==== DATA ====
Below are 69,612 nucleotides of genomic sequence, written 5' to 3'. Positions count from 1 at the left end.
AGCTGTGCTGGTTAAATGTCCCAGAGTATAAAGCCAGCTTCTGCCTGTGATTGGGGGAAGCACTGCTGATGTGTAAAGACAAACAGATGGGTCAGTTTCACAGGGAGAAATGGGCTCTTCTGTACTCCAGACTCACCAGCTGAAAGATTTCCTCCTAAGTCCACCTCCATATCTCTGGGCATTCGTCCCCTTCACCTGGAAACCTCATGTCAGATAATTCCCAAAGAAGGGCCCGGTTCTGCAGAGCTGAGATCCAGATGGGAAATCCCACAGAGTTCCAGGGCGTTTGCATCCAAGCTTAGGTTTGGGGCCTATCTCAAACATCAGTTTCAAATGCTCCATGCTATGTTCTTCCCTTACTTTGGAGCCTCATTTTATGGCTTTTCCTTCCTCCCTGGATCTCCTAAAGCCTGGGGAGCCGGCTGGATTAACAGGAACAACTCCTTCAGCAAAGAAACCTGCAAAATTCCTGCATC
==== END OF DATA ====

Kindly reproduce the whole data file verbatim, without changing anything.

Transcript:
Below are 69,612 nucleotides of genomic sequence, written 5' to 3'. Positions count from 1 at the left end.
AGCTGTGCTGGTTAAATGTCCCAGAGTATAAAGCCAGCTTCTGCCTGTGATTGGGGGAAGCACTGCTGATGTGTAAAGACAAACAGATGGGTCAGTTTCACAGGGAGAAATGGGCTCTTCTGTACTCCAGACTCACCAGCTGAAAGATTTCCTCCTAAGTCCACCTCCATATCTCTGGGCATTCGTCCCCTTCACCTGGAAACCTCATGTCAGATAATTCCCAAAGAAGGGCCCGGTTCTGCAGAGCTGAGATCCAGATGGGAAATCCCACAGAGTTCCAGGGCGTTTGCATCCAAGCTTAGGTTTGGGGCCTATCTCAAACATCAGTTTCAAATGCTCCATGCTATGTTCTTCCCTTACTTTGGAGCCTCATTTTATGGCTTTTCCTTCCTCCCTGGATCTCCTAAAGCCTGGGGAGCCGGCTGGATTAACAGGAACAACTCCTTCAGCAAAGAAACCTGCAAAATTCCTGCATC